Canada’s energy sector gets some gifts (and a lump of coal) in 2017
Canada’s energy economy received several gifts in time for this holiday season. Some were good, some were, well, not so good.
One of the gifts was from the National Energy Board, which finally exerted its federal authority to approve energy infrastructure projects, ruling that pipeline company Kinder Morgan was not subject to the City of Burnaby’s bylaws that were the last real obstacle to getting the pipeline built. The Trans Mountain expansion is a gift both to British Columbia and Alberta, and will sharply increase Canada’s ability to get its oil to more lucrative markets in Asia.
The second gift came from our neighbours to the south, where Nebraska approved a revised route for the Keystone XL pipeline extension as it passes through the state. As reports suggest, this gift could have a few strings attached, and lead to higher construction costs, but finding paths to refineries on the gulf coast would be a big win for Canada’s energy export economy.
The third gift looks more like a lump of coal than a desirable present. Progressive Conservative Party of Ontario Leader Patrick Brown announced his campaign platform detailing his plan to fix Ontario’s power-sector mess by doing… more of what Premier Kathleen Wynne has been doing. The PC plan is to cut Ontario’s power prices by another 12 per cent, largely by shifting the cost onto current and future taxpayers rather than ratepayers. In other words, hiding it from the power bill.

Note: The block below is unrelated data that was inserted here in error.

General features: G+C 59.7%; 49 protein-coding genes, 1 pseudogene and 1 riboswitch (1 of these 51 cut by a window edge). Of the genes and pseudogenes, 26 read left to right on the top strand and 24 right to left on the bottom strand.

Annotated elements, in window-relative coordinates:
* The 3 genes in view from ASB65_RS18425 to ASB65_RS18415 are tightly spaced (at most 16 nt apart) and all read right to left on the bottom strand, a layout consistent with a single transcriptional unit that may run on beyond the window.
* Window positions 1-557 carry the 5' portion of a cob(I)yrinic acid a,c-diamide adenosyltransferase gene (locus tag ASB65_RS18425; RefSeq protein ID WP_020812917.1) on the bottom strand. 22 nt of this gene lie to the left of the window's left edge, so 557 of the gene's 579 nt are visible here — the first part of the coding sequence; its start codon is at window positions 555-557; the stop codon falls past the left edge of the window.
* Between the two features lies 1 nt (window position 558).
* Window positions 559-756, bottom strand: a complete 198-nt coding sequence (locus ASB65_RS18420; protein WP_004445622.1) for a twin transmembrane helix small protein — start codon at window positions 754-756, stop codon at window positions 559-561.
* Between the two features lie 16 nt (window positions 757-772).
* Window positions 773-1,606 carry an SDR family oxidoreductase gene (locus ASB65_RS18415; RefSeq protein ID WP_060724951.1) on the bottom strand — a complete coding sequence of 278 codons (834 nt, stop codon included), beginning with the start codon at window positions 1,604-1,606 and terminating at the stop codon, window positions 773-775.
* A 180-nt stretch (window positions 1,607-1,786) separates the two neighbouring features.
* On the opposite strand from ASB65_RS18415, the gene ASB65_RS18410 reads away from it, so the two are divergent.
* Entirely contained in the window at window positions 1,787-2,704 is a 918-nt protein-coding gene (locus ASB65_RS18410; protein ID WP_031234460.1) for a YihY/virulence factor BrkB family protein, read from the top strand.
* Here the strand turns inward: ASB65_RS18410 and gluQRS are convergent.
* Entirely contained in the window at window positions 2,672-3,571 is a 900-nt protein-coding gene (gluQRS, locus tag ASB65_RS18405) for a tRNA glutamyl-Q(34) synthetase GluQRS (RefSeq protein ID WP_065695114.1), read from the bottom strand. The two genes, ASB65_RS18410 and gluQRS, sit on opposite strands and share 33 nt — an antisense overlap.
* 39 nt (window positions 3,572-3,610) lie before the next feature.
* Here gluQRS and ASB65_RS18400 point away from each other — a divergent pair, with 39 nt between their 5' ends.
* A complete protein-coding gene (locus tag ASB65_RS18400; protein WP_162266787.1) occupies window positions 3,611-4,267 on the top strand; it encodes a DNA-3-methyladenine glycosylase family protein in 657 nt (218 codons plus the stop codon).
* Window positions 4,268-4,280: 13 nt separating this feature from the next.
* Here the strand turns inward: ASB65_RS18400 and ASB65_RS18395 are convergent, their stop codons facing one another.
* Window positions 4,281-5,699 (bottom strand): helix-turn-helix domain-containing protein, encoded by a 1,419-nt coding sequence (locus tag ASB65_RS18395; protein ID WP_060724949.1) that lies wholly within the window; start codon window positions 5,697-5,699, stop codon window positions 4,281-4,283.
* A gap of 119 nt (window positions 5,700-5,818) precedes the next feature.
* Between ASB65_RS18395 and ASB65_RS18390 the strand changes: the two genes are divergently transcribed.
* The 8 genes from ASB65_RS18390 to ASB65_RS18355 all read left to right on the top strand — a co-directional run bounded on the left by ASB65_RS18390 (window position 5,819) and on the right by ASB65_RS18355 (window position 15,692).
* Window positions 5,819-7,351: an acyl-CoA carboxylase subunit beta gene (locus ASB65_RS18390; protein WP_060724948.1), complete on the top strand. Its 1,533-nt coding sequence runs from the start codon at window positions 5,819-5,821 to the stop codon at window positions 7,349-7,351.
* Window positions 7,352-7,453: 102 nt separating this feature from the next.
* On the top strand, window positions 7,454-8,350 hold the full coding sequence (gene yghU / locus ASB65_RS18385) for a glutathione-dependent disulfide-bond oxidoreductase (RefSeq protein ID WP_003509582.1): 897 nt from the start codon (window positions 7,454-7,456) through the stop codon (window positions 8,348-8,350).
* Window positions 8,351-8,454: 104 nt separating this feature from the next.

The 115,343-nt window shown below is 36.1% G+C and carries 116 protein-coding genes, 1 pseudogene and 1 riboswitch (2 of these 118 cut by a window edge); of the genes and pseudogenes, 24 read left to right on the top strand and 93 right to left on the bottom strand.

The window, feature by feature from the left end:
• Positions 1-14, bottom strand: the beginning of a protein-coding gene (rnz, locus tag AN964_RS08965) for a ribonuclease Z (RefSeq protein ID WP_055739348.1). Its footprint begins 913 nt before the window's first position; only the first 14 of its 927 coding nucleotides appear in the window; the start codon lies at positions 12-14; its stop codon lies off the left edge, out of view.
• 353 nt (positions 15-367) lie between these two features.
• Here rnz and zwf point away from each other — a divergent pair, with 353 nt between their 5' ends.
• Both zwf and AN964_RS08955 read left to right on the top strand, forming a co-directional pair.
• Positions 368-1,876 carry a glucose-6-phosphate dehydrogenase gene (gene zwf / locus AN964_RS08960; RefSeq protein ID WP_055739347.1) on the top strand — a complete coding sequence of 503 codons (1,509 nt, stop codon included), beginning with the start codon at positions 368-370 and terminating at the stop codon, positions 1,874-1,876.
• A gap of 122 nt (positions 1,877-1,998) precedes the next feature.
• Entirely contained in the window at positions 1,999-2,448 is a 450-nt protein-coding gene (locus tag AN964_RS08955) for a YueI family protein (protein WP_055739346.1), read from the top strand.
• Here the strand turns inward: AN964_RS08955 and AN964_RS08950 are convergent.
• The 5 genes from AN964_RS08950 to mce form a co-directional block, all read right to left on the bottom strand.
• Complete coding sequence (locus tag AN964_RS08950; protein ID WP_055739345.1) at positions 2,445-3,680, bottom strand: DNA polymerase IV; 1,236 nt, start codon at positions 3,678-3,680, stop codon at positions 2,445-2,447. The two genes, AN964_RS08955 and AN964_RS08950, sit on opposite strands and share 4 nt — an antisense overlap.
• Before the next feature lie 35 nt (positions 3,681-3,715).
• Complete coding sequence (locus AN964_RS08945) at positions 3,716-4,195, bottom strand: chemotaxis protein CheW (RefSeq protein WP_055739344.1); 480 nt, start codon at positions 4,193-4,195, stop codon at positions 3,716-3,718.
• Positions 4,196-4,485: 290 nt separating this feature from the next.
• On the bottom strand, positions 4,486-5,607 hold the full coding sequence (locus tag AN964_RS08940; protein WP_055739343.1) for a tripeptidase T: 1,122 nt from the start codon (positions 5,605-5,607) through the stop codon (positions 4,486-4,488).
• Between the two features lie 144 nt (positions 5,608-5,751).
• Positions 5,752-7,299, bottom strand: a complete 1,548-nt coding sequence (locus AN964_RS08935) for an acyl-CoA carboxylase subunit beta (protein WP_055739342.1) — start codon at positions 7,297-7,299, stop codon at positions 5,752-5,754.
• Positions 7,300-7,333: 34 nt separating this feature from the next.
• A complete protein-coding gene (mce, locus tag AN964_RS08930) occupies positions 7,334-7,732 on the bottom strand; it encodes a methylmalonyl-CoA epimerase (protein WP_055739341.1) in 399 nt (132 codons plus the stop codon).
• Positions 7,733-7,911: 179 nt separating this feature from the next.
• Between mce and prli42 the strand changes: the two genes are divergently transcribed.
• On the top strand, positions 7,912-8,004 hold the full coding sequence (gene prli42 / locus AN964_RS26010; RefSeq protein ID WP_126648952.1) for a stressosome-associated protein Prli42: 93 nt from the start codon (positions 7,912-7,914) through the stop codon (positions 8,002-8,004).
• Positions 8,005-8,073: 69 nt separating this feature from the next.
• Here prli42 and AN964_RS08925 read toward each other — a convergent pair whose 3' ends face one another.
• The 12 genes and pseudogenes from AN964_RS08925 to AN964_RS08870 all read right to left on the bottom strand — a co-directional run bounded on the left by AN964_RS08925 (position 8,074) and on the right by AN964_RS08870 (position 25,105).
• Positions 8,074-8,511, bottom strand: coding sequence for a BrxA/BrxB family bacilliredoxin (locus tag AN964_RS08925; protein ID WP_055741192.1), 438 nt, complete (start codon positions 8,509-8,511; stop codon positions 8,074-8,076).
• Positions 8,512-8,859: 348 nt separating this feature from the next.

As Tom Adams observes in the National Post:
Brown’s largest cost shift—$433 million per year to until 2022 at least—is to move conservation costs to taxpayers. Electricity demand in Ontario has been falling since 2005, ratepayers are burdened with a massive surplus of power sold to neighbouring utilities for prices close to zero, and generators are being paid massive but undisclosed amounts to not generate any power. Oblivious to all this, the PCs declare all existing conservation programs to be “worthwhile.”
Still, as the New Year approaches, and given continued energy obstructionism, it’s good for Canada to have gotten any nice gifts user the energy sector this year. So ‘tis the season to be thankful.
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